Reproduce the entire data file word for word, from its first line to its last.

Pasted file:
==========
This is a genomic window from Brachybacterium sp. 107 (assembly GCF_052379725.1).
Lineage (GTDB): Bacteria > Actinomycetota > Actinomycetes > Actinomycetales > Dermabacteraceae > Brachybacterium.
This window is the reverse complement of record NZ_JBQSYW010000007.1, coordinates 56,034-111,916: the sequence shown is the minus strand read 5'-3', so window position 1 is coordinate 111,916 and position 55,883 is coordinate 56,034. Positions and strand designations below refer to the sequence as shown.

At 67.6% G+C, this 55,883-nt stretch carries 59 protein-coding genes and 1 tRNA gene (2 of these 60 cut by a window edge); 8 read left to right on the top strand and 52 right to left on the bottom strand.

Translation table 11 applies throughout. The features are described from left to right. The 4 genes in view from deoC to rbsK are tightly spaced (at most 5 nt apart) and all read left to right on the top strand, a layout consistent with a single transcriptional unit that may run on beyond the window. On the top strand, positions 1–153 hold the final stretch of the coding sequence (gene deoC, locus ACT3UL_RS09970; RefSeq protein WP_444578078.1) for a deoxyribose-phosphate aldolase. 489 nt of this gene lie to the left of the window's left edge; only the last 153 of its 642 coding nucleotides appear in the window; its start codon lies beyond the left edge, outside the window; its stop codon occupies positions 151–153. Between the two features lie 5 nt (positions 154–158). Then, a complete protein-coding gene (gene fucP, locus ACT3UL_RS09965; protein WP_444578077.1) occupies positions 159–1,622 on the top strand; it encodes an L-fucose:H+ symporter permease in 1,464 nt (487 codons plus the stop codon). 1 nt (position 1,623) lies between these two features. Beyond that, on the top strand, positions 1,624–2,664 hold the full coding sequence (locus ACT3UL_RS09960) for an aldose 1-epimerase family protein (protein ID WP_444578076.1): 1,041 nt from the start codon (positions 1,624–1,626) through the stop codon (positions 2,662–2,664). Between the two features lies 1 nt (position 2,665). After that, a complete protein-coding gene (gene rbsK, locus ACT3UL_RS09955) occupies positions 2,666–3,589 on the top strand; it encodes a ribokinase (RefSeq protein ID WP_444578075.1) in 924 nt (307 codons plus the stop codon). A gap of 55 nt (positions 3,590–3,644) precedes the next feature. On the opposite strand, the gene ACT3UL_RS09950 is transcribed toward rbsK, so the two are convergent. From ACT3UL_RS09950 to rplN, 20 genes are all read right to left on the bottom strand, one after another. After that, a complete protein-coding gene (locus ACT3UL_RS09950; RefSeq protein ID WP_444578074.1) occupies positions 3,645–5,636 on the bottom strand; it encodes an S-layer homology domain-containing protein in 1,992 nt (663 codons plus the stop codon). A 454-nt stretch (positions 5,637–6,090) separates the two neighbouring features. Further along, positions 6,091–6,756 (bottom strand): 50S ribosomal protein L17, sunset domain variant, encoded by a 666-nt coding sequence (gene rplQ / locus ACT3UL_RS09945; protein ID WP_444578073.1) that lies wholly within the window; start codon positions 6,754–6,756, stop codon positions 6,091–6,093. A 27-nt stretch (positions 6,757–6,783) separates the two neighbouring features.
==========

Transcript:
This is a genomic window from Brachybacterium sp. 107 (assembly GCF_052379725.1).
Lineage (GTDB): Bacteria > Actinomycetota > Actinomycetes > Actinomycetales > Dermabacteraceae > Brachybacterium.
This window is the reverse complement of record NZ_JBQSYW010000007.1, coordinates 56,034-111,916: the sequence shown is the minus strand read 5'-3', so window position 1 is coordinate 111,916 and position 55,883 is coordinate 56,034. Positions and strand designations below refer to the sequence as shown.

At 67.6% G+C, this 55,883-nt stretch carries 59 protein-coding genes and 1 tRNA gene (2 of these 60 cut by a window edge); 8 read left to right on the top strand and 52 right to left on the bottom strand.

Translation table 11 applies throughout. The features are described from left to right. The 4 genes in view from deoC to rbsK are tightly spaced (at most 5 nt apart) and all read left to right on the top strand, a layout consistent with a single transcriptional unit that may run on beyond the window. On the top strand, positions 1–153 hold the final stretch of the coding sequence (gene deoC, locus ACT3UL_RS09970; RefSeq protein WP_444578078.1) for a deoxyribose-phosphate aldolase. 489 nt of this gene lie to the left of the window's left edge; only the last 153 of its 642 coding nucleotides appear in the window; its start codon lies beyond the left edge, outside the window; its stop codon occupies positions 151–153. Between the two features lie 5 nt (positions 154–158). Then, a complete protein-coding gene (gene fucP, locus ACT3UL_RS09965; protein WP_444578077.1) occupies positions 159–1,622 on the top strand; it encodes an L-fucose:H+ symporter permease in 1,464 nt (487 codons plus the stop codon). 1 nt (position 1,623) lies between these two features. Beyond that, on the top strand, positions 1,624–2,664 hold the full coding sequence (locus ACT3UL_RS09960) for an aldose 1-epimerase family protein (protein ID WP_444578076.1): 1,041 nt from the start codon (positions 1,624–1,626) through the stop codon (positions 2,662–2,664). Between the two features lies 1 nt (position 2,665). After that, a complete protein-coding gene (gene rbsK, locus ACT3UL_RS09955) occupies positions 2,666–3,589 on the top strand; it encodes a ribokinase (RefSeq protein ID WP_444578075.1) in 924 nt (307 codons plus the stop codon). A gap of 55 nt (positions 3,590–3,644) precedes the next feature. On the opposite strand, the gene ACT3UL_RS09950 is transcribed toward rbsK, so the two are convergent. From ACT3UL_RS09950 to rplN, 20 genes are all read right to left on the bottom strand, one after another. After that, a complete protein-coding gene (locus ACT3UL_RS09950; RefSeq protein ID WP_444578074.1) occupies positions 3,645–5,636 on the bottom strand; it encodes an S-layer homology domain-containing protein in 1,992 nt (663 codons plus the stop codon). A 454-nt stretch (positions 5,637–6,090) separates the two neighbouring features. Further along, positions 6,091–6,756 (bottom strand): 50S ribosomal protein L17, sunset domain variant, encoded by a 666-nt coding sequence (gene rplQ / locus ACT3UL_RS09945; protein ID WP_444578073.1) that lies wholly within the window; start codon positions 6,754–6,756, stop codon positions 6,091–6,093. A 27-nt stretch (positions 6,757–6,783) separates the two neighbouring features.